The 15-second ad, which featured heavily during the Big Bash League, depicts a young woman checking her appearance in the reflection of a parked car window. As she leans forward to adjust her top, the window rolls down to reveal a very unhappy looking mother and her two young boys, who are staring open-mouthed at the woman’s cleavage.
Collective Shout, a grassroots organisation against the objectification of women, quickly issued a statement, condemning the “regression to tired and archaic stereotypes where young women are sexually objectified for male pleasure”.
Collective Shout spokeswoman Melinda Liszewski said the ad also reinforces “the false idea that we can’t expect better from boys”.
“It is another manifestation of the ‘boys will be boys’ trope, hampering our ability to challenge sexist ideas which contribute to harmful behaviour towards women and girls,” Ms Liszewski said.
“The research is solid: attitudes shape behaviour. A growing number of reports show how re-enforcing of gender stereotypes — including in advertising — contributes to a lesser view of women, resulting in their mistreatment.”
Collective Shout also argued that the ad marks a backwards step towards achieving the goals set out in the Australian Government’s National Plan to Reduce Violence against Women and their Children 2010–2022.
“Governments are putting millions of dollars into ‘respectful relationships’ programs in schools. At the same time, corporates like KFC — which claims to care about young people — undermine these goals.”
KFC was forced to apologise for “an immature and salacious social media campaign which was removed just one hour after it was launched due to public backlash” in 2016.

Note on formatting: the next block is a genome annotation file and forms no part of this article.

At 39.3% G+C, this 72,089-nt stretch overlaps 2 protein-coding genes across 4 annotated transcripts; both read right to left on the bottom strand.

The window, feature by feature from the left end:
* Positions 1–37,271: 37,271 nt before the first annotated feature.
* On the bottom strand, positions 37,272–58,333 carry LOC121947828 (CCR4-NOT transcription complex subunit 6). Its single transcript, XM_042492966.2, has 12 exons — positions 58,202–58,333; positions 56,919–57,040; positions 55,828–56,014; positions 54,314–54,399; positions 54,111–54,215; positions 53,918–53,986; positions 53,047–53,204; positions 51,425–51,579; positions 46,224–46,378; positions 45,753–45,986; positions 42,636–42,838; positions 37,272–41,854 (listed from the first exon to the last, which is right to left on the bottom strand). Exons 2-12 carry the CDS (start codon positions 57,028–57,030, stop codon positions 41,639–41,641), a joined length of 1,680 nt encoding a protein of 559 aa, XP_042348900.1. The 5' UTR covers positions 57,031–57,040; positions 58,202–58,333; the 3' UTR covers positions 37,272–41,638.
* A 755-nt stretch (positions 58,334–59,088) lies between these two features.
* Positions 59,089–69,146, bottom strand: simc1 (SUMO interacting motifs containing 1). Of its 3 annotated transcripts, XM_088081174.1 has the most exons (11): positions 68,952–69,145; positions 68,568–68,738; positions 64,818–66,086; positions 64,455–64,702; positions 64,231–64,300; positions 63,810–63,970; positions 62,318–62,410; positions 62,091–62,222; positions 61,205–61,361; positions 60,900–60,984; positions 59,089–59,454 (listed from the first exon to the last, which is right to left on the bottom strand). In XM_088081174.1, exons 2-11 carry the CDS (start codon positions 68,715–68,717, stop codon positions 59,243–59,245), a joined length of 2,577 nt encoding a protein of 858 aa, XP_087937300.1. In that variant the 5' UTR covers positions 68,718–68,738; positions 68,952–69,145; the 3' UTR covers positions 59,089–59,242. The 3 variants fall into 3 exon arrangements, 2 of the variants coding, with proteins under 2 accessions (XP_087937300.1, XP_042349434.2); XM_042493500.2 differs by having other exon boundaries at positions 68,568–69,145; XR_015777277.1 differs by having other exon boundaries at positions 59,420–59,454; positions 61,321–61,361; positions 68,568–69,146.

That same year, KFC was also called out for showing sexualised content to customers via in-store TVs.
KFC in the firing line
The industry watchdog recently upheld a complaint about another KFC advertisement which was found to have misled viewers into thinking the chain’s $4.95 Fill Up deal was available at night.
The complainants wrote that a woman in a “vulnerable” state due to alcohol consumption could be “forced” into buying an equivalent product at a higher price.
The advertiser responded by explaining that “KFC strive[s] to depict relatable situations that encourage people to release their free inner spirit and be their true selves”.
Most complained about ads in 2019
Last month, outlining its most hated ads for 2019, the advertising industry’s self-governing body, Ad Standards, revealed that sex and nudity, and discrimination or vilification are consistently some of the most complained about issues.
The “winner” of the most complained about advertisement in Australia in 2019 was Libra.
The portrayal of women’s periods clearly hit a nerve with many viewers, who lodged complaints on various grounds including exploitative of degrading content, sex/sexuality/nudity, violence and even discrimination.
Ad Standards, however, found in favour of Libra and dismissed all of the complaints, following Libra’s claims that the ad raised awareness of a subject often deemed taboo in the public arena.